Fetal Alcohol Spectrum Disorder (FASD)

Davies, Leigh-Anne
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Alcohol use during pregnancy is common and its consequences often result in a broad range of negative, lifelong developmental outcomes. This study describes the effects of prenatal alcohol exposure and interacting socio-demographic factors on early childhood development. One hundred and twenty one children from the Northern Cape, South Africa, were clinically examined using standard diagnostic procedures and assessed using the Griffiths Mental Development Scales (GMDS/ER) at 7-12 months (Time 1) and 5 years of age (Time 2). Participants were assigned to either: a Fetal Alcohol Syndrome (FAS/Partial Fetal Alcohol Syndrome (PFAS); a Prenatal Alcohol Exposed (PAE); or a Control group based on the diagnosis at 5 years. Mothers/caregivers were interviewed to ascertain socio-demographic information, including prenatal alcohol exposure. During infancy, the FAS/PFAS group showed significantly lower gross motor and language abilities, with delays in higher-order executive functioning becoming more apparent with age. No significant differences were noted during infancy between the PAE and Control groups over any developmental subscales. However, with age, higher-order executive function delays were reported in the PAE group. Performance on the infant and child versions of the GMDS was not significantly correlated, suggesting that the tests may be measuring different developmental constructs. Lower maternal education, unemployment and later recognition of pregnancy were associated with reduced social adaptive functioning, and language and eye hand coordination abilities, irrespective of amount of prenatal alcohol exposure over both time points. Larger anthropometric birth measurements and longer duration of breastfeeding were significantly related to increased performance on the GMDS at 5 years within the groups exposed to prenatal alcohol. Socio–demographic variables are likely to complicate developmental profiles for all three groups, with prenatal and postnatal nutrition emerging as possible protective factors for positive developmental outcomes at 5 years of age.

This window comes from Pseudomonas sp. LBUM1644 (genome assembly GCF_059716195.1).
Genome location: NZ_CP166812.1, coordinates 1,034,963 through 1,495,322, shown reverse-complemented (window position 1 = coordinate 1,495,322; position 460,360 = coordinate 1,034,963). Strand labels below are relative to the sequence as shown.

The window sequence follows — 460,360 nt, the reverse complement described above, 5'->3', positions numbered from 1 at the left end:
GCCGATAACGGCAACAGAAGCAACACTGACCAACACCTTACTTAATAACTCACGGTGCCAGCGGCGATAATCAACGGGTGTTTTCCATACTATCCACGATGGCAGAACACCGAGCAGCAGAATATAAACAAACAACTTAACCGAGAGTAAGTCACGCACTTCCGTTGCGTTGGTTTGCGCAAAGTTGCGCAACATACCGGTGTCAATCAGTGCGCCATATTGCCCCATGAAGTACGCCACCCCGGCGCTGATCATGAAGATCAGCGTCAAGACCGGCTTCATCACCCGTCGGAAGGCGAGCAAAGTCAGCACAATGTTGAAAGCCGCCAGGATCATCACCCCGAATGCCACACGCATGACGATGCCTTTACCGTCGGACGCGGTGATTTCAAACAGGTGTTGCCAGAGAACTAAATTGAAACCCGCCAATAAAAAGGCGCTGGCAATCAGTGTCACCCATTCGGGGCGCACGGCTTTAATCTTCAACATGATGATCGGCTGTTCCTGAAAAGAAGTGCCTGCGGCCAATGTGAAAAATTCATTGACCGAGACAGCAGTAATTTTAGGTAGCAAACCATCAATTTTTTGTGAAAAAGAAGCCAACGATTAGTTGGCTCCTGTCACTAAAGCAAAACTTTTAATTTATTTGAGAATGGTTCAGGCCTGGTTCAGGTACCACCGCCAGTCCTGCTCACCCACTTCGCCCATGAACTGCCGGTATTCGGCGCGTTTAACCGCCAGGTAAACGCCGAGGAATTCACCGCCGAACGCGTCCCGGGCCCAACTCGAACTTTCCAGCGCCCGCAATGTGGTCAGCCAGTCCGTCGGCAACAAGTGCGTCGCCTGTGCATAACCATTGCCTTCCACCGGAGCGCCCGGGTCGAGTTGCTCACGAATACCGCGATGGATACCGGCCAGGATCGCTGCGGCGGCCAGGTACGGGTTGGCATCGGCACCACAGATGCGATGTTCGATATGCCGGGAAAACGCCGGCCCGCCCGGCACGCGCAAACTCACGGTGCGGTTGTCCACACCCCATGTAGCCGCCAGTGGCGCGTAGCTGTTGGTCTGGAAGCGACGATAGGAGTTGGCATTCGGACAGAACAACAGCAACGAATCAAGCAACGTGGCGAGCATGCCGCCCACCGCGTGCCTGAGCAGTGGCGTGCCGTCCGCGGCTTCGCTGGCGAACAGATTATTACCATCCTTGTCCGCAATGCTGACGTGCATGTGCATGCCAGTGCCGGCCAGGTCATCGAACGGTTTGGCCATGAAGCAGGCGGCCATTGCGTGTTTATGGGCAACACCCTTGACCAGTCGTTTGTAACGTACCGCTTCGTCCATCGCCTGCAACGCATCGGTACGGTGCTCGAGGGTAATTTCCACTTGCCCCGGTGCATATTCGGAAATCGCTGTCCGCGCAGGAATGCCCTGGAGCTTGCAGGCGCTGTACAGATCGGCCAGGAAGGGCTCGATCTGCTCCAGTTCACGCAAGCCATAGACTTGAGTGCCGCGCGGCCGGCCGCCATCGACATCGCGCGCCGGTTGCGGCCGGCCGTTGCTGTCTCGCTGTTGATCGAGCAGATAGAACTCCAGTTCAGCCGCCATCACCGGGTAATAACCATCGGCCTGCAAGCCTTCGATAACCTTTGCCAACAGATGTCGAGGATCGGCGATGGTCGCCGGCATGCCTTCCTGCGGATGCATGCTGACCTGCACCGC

Fetal Alcohol Syndrome (FAS), Developmental delay, Longitudinal, Socio-demographic factors